That means the key issue for today's advisory firms and the successor advisors who will run them is maintaining a high standard of client service and increasing the closing ratio for the referrals generated by existing clients. While it's true that we now have a new generation of advisors who are good advisors but not rainmakers (if they were, they’d be starting their own firms), the good news is that the evolution of the industry and of the firm doesn't require them to be.
Although many older advisors believe the way to grow an advisory firm is to keep making rain the way they did it back in the day, we’ve found that's just not true anymore. Successful advisory firms today need a solid marketing process to maximize referrals from their existing clients, and to transition a large majority of those referrals into new clients. Since more often than not succession is financed out of firm growth, effective marketing is the key to succession as well.
This is so true that “rainmaker” isn't even a position that we recruit and hire for anymore. In fact, in all of the larger—$2 billion to $3 billion in AUM—firms we work with, the marketing and sales function is split off from the advisory function: It's considered an essential specialty of its own. In smaller firms, it's important to get the whole firm involved in marketing, starting with the owners who need to change their perspective from rainmaking to firm-wide new client acquisition. Then, we create a dynamic marketing process that will be different for every firm, but will include these four elements:
1. Killer client relationships. While having your clients like you is never a bad thing, it's even better to wow them with what you do for them. As I mentioned, to increase referrals, firms need to create client services that their clients rave about. The first step is changing a firm's (and owner's) focus from bringing in new clients to delivering killer client service. I’m not talking about lip service here. The “client service people” need to be viewed as the “heart of the house,” the key to the success of the firm. They will have the most interaction with the clients—and much of the clients’ impression of the firm will come from those interactions.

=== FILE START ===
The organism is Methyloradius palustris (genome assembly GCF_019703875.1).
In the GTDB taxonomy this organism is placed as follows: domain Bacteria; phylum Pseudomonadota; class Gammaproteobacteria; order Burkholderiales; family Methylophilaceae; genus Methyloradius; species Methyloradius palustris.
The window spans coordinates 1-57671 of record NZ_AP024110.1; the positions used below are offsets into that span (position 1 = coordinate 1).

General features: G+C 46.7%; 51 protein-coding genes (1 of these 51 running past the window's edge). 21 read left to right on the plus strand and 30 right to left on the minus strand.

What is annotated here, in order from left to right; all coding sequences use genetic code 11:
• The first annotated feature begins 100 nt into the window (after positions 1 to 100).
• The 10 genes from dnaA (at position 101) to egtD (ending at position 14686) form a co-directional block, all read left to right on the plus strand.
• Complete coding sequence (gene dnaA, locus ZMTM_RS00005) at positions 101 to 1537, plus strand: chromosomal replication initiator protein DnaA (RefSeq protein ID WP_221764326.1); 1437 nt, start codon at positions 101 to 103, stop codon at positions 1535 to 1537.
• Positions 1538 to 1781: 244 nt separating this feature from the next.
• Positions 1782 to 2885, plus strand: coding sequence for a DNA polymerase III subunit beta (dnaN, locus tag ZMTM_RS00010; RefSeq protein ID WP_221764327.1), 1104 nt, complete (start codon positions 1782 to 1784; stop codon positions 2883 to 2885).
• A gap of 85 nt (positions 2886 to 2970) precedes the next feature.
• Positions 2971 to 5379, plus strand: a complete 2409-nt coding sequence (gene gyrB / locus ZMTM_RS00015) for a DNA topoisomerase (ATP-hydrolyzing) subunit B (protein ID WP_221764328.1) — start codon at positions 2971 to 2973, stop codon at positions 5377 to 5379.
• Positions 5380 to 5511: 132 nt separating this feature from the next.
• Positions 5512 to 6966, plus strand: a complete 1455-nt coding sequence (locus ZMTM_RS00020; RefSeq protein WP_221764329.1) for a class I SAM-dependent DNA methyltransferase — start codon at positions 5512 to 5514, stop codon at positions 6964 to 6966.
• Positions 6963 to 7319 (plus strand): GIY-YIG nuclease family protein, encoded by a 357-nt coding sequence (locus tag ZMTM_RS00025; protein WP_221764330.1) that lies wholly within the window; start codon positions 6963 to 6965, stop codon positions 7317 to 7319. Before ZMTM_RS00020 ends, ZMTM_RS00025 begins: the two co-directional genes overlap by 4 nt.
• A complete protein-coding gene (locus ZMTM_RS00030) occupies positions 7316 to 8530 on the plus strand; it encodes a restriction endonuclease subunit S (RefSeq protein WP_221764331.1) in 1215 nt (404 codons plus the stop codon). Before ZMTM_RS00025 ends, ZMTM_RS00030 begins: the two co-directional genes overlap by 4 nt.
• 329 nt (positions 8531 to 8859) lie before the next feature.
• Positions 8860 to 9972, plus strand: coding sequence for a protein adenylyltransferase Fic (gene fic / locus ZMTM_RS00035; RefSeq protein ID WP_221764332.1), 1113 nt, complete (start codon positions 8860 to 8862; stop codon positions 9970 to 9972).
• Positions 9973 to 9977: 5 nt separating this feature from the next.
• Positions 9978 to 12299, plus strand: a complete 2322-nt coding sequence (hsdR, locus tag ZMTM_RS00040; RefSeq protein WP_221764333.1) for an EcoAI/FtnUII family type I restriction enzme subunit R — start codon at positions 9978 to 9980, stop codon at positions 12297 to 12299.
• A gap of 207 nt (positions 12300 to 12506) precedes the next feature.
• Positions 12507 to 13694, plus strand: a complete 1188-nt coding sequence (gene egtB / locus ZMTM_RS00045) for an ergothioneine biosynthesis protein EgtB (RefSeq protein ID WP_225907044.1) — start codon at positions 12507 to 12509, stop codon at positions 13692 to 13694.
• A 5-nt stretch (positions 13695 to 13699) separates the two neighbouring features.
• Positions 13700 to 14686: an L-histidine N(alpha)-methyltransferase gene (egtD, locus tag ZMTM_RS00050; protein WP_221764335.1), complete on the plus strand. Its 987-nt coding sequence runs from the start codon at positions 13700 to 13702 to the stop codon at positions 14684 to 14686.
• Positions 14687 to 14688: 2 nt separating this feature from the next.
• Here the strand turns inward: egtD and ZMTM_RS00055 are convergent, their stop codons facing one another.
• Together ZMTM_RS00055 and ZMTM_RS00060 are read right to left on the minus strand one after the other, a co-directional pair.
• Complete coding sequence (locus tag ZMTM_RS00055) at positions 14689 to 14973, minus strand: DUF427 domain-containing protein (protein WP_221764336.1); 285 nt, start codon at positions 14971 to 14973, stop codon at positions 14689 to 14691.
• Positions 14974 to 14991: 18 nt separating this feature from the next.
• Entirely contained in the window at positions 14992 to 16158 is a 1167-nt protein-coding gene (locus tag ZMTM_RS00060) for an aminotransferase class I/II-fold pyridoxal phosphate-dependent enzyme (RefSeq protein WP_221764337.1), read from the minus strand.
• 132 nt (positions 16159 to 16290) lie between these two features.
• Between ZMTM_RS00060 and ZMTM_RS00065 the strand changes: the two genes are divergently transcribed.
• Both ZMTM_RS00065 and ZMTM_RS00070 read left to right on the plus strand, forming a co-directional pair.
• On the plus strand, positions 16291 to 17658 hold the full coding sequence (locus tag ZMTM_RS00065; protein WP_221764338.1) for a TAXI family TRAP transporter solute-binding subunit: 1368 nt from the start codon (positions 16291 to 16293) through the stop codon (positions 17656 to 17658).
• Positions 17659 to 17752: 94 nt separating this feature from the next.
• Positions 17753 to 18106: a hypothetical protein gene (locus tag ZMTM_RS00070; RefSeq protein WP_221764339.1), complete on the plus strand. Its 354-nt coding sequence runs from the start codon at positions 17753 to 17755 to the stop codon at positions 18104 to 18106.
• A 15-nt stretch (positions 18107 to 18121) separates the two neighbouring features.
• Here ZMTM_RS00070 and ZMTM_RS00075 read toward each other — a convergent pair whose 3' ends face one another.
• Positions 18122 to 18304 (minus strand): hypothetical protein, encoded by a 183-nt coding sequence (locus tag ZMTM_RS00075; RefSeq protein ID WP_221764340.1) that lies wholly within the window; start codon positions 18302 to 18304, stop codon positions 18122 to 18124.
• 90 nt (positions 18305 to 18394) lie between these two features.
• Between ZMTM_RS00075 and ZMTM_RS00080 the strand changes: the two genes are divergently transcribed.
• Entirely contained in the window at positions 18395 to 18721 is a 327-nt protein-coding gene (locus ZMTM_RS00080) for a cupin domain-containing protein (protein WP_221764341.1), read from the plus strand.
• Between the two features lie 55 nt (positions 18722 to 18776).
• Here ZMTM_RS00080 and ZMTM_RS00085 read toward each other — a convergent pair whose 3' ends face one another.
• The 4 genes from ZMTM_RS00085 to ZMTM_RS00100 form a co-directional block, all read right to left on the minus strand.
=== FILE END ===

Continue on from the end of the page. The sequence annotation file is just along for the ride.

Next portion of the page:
To create a consistent client experience, we work with advisory firms to create a client care process that details what each member of the firm should do and say at every point of client contact, from when prospects initially contact the firm to how they become clients.
2. Special or unique services. Different is memorable. So are things that make clients’ lives easier. In March, we wrote about inexpensive perks that wow clients. Another effective tool we use is a “client calendar.” It's a handout given to each client that details all the things the firm will do for them during the coming calendar year. These calendars include everything from scheduled client meetings and reports to all the behind-the-scenes activities: regular portfolio reviews and rebalancing, confirmation of trades, financial plan reviews, risk assessments, insurance reviews, interactions with the client's accountant or attorney, regular newsletters and other client communications, etc. We’ve found that these client calendars are so popular and so successful that they create a sense that “my advisor has it all under control” and client calls fall to a bare minimum (especially the “I don't know what you’re doing for me, what's going on?” calls). In some cases, many clients stop feeling a need for regular face-to-face meetings altogether.